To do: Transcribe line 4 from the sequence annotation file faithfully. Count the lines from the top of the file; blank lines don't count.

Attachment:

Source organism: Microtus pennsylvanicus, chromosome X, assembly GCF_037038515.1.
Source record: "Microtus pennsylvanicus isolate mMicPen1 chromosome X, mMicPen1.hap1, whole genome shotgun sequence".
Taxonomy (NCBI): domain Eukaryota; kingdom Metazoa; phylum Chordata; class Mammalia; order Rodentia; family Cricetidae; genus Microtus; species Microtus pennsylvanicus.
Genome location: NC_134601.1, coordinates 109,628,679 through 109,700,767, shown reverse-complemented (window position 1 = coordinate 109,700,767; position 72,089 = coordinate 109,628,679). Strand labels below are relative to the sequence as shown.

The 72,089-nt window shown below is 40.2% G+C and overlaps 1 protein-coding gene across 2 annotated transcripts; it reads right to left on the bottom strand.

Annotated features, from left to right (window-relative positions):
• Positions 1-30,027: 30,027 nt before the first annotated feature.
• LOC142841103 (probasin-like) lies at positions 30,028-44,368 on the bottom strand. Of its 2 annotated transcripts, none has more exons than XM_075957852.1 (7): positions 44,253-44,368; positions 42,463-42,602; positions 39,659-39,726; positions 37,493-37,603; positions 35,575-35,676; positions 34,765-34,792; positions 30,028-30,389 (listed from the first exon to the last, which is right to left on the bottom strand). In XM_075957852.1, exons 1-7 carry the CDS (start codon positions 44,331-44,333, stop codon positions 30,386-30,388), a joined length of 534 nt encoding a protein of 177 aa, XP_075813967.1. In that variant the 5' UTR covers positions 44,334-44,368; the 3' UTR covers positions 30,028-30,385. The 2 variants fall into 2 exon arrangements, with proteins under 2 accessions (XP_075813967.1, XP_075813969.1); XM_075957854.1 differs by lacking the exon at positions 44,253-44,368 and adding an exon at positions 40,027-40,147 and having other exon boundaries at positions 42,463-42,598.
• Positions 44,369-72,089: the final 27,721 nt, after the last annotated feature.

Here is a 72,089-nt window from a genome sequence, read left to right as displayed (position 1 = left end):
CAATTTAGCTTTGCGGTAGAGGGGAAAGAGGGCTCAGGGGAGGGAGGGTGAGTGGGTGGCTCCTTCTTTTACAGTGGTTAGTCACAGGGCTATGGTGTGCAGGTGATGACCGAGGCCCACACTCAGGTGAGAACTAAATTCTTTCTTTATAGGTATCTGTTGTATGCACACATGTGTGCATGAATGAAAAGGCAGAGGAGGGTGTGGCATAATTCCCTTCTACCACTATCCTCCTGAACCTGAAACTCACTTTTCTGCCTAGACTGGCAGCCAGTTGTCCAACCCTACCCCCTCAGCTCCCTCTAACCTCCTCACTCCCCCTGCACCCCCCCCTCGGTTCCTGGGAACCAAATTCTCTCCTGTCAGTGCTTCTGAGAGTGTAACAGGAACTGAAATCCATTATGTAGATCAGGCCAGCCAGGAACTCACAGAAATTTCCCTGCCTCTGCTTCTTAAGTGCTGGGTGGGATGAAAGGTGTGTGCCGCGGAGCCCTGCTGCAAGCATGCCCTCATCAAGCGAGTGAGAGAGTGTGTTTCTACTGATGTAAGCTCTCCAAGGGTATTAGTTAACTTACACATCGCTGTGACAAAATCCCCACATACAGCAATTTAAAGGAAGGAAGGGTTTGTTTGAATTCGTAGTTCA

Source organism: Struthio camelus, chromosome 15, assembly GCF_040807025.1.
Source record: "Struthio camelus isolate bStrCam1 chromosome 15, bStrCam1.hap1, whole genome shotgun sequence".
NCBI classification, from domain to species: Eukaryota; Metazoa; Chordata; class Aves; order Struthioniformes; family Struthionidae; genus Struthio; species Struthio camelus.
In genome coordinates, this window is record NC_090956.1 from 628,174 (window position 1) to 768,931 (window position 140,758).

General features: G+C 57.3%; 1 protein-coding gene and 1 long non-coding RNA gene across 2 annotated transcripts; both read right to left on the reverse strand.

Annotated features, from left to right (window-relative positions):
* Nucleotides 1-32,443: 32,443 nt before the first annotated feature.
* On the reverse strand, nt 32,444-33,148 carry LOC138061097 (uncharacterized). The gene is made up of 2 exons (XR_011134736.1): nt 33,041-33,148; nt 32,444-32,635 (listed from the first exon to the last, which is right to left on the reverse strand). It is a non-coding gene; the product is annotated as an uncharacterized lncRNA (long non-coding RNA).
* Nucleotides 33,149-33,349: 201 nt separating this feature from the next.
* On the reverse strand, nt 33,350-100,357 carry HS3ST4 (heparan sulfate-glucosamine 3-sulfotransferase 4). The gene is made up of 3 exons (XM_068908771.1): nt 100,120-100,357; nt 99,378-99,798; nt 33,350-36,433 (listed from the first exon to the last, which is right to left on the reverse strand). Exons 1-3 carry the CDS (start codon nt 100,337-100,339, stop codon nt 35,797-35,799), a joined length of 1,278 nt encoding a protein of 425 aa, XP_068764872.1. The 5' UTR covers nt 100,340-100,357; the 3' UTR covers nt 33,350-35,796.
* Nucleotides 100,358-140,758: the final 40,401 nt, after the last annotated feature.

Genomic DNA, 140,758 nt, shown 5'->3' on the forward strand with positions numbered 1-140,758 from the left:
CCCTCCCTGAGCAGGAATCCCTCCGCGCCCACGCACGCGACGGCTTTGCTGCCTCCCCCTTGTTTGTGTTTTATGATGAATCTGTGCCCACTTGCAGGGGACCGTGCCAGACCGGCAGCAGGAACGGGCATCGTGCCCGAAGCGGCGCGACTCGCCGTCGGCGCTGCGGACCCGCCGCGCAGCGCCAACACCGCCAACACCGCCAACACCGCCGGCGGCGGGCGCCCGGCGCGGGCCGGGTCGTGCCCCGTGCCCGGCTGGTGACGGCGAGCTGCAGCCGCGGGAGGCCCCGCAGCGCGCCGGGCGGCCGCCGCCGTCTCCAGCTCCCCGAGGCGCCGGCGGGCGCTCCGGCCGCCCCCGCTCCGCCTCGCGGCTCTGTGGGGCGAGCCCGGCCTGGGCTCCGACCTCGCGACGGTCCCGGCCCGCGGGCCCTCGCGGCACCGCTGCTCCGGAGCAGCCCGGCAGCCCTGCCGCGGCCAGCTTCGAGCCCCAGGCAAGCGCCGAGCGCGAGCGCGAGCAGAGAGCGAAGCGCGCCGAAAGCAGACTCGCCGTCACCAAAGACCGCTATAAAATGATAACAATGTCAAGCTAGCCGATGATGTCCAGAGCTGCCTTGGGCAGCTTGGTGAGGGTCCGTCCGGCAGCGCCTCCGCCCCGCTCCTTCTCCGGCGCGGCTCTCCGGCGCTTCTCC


Genome location: NC_134601.1, coordinates 109,628,679 through 109,700,767, shown reverse-complemented (window position 1 = coordinate 109,700,767; position 72,089 = coordinate 109,628,679). Strand labels below are relative to the sequence as shown.